by Adam Riske
This week Patrick and I discussed some of our favorite performances from the movies of 2015. Is there a performance we missed that you want to get some attention? Let us know in the comments.
Adam: My first choice is Richard Jenkins in Bone Tomahawk. This is a movie that's filled with good performances but the one that sticks in my head the most is Jenkins. He's playing a type of character that you don't see in movies too often -- a man who is simple and maybe even a bit dim, but is resourceful and useful on the trail. Jenkins plays him with such sweetness that it gives Bone Tomahawk an emotional center (as does Kurt Russell, who is also great in the movie), which is important as the going gets rough. The movie never feels nihilistic and much of that is due to the heart that performers like Jenkins add to the film.
Patrick: I love Richard Jenkins in that movie, so I'm glad you named the performance because if you hadn't I WAS GONNA. He's been one of my favorite actors ever since seeing Eye of God years ago and this is one of my favorite performances from him. Certainly one of my favorites of the year.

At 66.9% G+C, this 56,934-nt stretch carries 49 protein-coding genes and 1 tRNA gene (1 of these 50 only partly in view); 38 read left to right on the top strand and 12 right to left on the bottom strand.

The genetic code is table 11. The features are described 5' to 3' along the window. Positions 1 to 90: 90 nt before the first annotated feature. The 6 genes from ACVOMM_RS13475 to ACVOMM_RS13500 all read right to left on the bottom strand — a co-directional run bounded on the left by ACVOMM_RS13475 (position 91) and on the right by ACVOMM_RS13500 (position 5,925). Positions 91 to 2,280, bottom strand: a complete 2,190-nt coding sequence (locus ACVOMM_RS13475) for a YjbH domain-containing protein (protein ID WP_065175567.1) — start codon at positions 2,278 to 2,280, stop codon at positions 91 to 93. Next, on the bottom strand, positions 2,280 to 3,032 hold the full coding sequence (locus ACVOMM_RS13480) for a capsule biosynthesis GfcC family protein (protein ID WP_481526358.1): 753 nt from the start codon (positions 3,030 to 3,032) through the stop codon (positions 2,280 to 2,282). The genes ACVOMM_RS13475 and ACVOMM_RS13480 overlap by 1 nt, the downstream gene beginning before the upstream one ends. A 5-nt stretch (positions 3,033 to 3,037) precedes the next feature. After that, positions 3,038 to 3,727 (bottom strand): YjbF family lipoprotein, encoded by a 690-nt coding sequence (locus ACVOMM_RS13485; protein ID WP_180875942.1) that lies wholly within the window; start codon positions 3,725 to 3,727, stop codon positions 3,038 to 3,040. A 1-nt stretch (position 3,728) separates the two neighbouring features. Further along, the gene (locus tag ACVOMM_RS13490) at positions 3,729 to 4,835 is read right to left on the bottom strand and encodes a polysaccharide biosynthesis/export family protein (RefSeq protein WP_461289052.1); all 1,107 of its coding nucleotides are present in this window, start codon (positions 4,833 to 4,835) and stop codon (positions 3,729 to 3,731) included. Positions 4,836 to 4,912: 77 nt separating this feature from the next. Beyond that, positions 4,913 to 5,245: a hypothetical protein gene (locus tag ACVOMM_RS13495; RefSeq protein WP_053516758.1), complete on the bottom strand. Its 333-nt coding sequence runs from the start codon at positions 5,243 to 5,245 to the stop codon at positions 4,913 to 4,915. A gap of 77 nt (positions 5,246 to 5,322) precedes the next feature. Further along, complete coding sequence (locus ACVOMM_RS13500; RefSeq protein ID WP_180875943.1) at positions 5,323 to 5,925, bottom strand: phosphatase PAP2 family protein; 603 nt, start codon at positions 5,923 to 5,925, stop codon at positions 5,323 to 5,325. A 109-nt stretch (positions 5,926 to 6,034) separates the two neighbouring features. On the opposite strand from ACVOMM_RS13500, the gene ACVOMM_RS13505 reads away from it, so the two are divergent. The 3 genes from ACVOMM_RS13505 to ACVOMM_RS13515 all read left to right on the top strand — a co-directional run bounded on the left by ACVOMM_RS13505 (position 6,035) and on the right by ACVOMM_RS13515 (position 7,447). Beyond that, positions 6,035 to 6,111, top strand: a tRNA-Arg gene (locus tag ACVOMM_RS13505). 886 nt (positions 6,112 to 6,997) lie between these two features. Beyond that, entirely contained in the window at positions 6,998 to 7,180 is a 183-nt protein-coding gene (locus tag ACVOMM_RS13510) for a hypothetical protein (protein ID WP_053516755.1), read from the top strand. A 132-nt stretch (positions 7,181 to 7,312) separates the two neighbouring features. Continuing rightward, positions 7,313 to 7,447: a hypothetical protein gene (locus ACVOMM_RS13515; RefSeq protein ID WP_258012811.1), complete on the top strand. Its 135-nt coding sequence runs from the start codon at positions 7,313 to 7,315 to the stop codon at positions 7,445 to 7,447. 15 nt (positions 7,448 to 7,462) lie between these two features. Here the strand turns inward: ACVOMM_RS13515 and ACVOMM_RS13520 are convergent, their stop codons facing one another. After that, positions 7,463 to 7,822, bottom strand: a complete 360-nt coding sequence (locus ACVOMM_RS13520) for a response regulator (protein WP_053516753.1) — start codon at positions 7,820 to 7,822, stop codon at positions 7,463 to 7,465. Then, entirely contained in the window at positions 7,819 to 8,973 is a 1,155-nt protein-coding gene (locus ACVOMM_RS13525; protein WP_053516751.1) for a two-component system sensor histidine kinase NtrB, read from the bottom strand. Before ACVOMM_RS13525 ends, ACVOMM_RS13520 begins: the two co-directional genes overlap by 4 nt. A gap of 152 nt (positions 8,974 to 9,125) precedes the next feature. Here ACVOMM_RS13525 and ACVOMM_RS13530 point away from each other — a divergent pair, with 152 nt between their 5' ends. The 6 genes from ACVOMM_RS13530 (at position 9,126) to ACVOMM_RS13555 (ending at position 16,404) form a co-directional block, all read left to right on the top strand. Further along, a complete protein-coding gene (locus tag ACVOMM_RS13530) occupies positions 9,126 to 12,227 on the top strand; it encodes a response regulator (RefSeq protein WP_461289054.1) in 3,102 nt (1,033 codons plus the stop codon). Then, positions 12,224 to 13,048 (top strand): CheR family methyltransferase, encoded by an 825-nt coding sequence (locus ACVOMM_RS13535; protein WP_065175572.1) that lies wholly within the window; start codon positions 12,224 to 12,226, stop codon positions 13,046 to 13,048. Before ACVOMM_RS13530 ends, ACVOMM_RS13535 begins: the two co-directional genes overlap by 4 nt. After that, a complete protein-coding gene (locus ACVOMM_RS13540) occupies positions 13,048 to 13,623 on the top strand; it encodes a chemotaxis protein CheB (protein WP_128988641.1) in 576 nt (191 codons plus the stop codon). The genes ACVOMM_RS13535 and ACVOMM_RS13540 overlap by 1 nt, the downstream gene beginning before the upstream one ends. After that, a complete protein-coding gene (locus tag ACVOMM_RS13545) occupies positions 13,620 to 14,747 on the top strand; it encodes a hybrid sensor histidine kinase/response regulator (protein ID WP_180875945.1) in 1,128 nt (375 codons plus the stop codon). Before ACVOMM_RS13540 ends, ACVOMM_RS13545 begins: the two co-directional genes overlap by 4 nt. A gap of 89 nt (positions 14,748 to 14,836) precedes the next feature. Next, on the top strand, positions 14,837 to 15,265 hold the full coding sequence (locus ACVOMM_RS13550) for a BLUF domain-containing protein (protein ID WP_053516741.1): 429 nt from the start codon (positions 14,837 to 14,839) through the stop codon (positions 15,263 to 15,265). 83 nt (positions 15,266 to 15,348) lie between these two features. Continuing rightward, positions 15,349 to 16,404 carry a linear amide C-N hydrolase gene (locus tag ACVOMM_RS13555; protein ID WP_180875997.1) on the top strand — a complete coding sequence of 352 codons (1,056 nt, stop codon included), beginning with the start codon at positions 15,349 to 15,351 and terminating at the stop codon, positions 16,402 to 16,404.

There are a lot of great performances this year that I could easily point to as being strong -- Brie Larson in Room or Michael Fassbender in Steve Jobs -- but I would much rather single out those performances I don't expect will be getting a ton of awards recognition. With that in mind, I won't bury the lead and will name a performance I know we both love: Laurence LeBoeuf as Apple in Turbo Kid. No actor's work made me as happy as she did this year. She has a very difficult role to play, when you think about it, having to be childlike without seeming broad or stupid and endlessly positive without becoming irritating. We have to fall in love with her for the movie to work as well as it does. Luckily I did.